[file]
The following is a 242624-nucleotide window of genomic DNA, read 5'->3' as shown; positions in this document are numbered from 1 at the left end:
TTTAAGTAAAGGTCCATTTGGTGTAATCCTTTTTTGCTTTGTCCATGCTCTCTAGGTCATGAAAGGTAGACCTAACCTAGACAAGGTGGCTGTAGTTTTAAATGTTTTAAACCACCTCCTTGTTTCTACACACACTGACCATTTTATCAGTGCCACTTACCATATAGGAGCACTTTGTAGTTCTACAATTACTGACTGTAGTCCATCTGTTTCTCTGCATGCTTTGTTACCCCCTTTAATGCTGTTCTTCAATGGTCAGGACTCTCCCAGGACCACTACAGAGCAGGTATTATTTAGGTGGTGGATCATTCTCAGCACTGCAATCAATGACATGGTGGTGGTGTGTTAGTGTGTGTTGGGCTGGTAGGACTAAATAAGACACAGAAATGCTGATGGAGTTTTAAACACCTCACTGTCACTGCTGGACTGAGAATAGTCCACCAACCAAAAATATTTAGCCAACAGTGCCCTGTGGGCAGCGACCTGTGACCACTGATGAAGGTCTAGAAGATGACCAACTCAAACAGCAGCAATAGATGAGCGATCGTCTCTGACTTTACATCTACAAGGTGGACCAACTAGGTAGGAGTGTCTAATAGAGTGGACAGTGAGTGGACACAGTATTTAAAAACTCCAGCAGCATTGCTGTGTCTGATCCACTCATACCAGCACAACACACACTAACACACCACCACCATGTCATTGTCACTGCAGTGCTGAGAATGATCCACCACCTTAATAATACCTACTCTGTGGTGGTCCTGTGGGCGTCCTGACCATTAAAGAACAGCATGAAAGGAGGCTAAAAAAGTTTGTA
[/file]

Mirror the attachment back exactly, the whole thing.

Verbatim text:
The following is a 242624-nucleotide window of genomic DNA, read 5'->3' as shown; positions in this document are numbered from 1 at the left end:
TTTAAGTAAAGGTCCATTTGGTGTAATCCTTTTTTGCTTTGTCCATGCTCTCTAGGTCATGAAAGGTAGACCTAACCTAGACAAGGTGGCTGTAGTTTTAAATGTTTTAAACCACCTCCTTGTTTCTACACACACTGACCATTTTATCAGTGCCACTTACCATATAGGAGCACTTTGTAGTTCTACAATTACTGACTGTAGTCCATCTGTTTCTCTGCATGCTTTGTTACCCCCTTTAATGCTGTTCTTCAATGGTCAGGACTCTCCCAGGACCACTACAGAGCAGGTATTATTTAGGTGGTGGATCATTCTCAGCACTGCAATCAATGACATGGTGGTGGTGTGTTAGTGTGTGTTGGGCTGGTAGGACTAAATAAGACACAGAAATGCTGATGGAGTTTTAAACACCTCACTGTCACTGCTGGACTGAGAATAGTCCACCAACCAAAAATATTTAGCCAACAGTGCCCTGTGGGCAGCGACCTGTGACCACTGATGAAGGTCTAGAAGATGACCAACTCAAACAGCAGCAATAGATGAGCGATCGTCTCTGACTTTACATCTACAAGGTGGACCAACTAGGTAGGAGTGTCTAATAGAGTGGACAGTGAGTGGACACAGTATTTAAAAACTCCAGCAGCATTGCTGTGTCTGATCCACTCATACCAGCACAACACACACTAACACACCACCACCATGTCATTGTCACTGCAGTGCTGAGAATGATCCACCACCTTAATAATACCTACTCTGTGGTGGTCCTGTGGGCGTCCTGACCATTAAAGAACAGCATGAAAGGAGGCTAAAAAAGTTTGTA